As a physician for the past 40 years, like the majority of my colleagues, I have always encouraged my patients to exercise and eat a balanced diet as cornerstones of maintaining good health.
More specifically, as a pulmonary physician, I have inquired about symptoms of sleep apnea, but rarely have I been concerned about how many hours my patients slept.
Recently data has shown that sleep is a third cornerstone of good health, alongside diet and exercise. You may think that you are doing everything right by tracking your diet and daily activity, but if you are not getting adequate sleep you may be slowly killing yourself.
That might sound extreme, but it's what the data suggests.
What the Numbers Show
We spend about 30% of our lives in bed.
According to the Center for Disease Control (CDC), recent data collected over multiple studies confirms that sleeping less than 6 to 8 hours a night is a risk factor for the development of heart disease, hypertension, stroke, obesity, and type 2 diabetes. All of these diseases are associated with premature death.
Cardiovascular disease is the leading cause of death worldwide and accounts for about 1/3 of all deaths over the age of 35.
It has been well documented that short sleep duration is associated with cardiovascular morbidity and death. It is also known that C reactive protein (CRP), a marker for inflammation, is a predictor of future cardiovascular disease and recent studies have shown high levels of CRP in sleep-deprived patients.
Hypertension & Sleep
Hypertension is the largest known risk factor for cardiovascular disease. While we sleep, typically our blood pressure falls, our heart rate dips, and our sympathetic tone decreases. Recent published data has highlighted the fact that there are some people who have normal daytime pressures, while there are others who have hypertension who don’t demonstrate the normal dipping at night and are at higher risk for developing cardiovascular disease.
Multiple studies have shown a consistent relationship between short sleep duration and hypertension, and a recent study suggests that if you have short sleep, you have a 20% greater chance of developing hypertension.
On a positive note, some recent studies have shown that certain people with mild hypertension might be able to lower their blood pressure by sleeping an additional hour each night.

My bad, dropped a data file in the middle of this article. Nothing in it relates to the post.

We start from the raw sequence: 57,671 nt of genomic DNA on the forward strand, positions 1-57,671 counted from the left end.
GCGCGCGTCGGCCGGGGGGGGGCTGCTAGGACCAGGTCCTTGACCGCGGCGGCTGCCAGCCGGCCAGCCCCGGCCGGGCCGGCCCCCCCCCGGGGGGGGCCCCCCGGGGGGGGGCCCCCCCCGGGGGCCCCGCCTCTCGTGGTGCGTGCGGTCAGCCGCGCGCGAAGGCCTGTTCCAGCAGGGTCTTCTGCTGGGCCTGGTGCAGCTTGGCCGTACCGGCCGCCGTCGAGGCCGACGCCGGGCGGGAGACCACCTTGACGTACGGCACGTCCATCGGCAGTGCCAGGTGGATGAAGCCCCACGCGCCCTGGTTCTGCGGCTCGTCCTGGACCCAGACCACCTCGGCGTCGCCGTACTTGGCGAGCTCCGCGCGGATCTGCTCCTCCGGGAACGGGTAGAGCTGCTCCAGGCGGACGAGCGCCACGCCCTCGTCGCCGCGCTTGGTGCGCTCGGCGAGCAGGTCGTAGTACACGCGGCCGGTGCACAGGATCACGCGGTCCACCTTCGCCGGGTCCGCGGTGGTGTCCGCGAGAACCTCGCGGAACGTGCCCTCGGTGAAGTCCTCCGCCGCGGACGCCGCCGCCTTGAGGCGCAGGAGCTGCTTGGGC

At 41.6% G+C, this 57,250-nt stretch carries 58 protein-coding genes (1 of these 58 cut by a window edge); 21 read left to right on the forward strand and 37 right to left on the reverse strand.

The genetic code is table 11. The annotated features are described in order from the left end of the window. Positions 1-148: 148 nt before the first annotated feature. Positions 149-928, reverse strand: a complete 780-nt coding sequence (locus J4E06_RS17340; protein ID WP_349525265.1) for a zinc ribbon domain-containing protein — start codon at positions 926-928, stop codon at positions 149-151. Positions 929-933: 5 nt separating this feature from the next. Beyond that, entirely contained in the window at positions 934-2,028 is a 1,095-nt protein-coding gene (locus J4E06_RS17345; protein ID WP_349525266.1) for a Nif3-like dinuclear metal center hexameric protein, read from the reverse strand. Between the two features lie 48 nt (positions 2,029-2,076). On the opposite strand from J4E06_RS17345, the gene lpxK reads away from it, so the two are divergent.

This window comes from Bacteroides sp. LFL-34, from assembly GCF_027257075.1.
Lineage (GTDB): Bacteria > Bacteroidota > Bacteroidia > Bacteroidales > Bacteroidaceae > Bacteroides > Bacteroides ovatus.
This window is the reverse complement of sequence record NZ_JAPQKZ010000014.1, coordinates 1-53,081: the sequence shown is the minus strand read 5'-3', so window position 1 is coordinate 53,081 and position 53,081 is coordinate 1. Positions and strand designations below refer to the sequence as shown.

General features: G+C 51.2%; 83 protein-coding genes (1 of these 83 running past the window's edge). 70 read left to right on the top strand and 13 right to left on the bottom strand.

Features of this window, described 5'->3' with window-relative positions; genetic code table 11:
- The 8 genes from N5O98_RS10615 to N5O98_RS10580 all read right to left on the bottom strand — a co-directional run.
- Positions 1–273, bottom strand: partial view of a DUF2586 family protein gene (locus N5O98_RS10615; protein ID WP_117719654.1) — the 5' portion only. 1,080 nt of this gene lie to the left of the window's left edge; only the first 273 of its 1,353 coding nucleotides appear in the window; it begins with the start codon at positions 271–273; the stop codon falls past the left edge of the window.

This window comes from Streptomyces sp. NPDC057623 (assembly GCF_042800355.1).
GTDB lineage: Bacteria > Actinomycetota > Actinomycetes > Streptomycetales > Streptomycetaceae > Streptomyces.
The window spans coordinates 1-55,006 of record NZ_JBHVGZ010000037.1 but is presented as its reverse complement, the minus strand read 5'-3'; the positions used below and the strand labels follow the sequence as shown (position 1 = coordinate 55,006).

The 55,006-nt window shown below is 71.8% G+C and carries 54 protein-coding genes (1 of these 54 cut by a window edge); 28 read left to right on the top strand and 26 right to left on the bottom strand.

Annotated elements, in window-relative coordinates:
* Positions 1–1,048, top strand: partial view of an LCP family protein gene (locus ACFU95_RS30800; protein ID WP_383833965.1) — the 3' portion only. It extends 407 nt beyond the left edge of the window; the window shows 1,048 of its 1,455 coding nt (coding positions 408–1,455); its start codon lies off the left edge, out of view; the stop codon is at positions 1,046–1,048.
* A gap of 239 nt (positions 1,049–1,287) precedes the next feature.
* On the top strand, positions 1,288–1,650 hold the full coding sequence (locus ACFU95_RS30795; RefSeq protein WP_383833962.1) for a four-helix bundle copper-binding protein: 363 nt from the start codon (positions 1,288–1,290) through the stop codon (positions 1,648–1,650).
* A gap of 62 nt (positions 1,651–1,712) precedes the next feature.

Short sleepers have been noted to have a 15% increased incidence of fatal and non-fatal stroke.
Sleep, obesity & diabetes
Whether sleep deprivation causes obesity or conversely whether obesity leads to shorter sleep, it has been shown that approximately 55% of obese individuals have shortened sleep.
Recent experiments on healthy adults have shown that sleep deprivation may cause an increase in energy intake and a decrease in energy expenditure through hormonal responses that regulate appetite and energy balance.
A growing body of evidence indicates that chronic partial sleep loss may be associated with obesity and type 2 diabetes. Lab studies in humans have demonstrated that sleep curtailment has an effect on the hormones that tell us when we are full and others that tell us we need to eat. When we eat food we store energy and when we exercise we burn energy. These changes in hormone levels may be one of the factors leading to the relationship between sleep deprivation and obesity.
Type 2 diabetes is a chronic condition that is characterized by the body’s inability to utilize glucose and is associated with obesity. There have been a number of studies that indicate that reduced sleep is associated with glucose intolerance, insulin resistance, and reduced acute insulin response to glucose — all predisposing people to type 2 diabetes.
The bottom line
In addition to chronic diseases and conditions, sleep deprivation leads to daytime sleepiness and has been implicated in traffic accidents, in work injuries, and in slips and falls in the elderly, which are also all implicated in premature deaths.
What we can pretty easily conclude is that sleep is not just a time to rest your mind and your muscles.
It is a complex state with many functions that has multiple implications for our long-term health and survival.
Don’t let sleep deprivation be the death of you.
Are you sleep deprived? What do you do to get the sleep you need? Let us know in the comments below.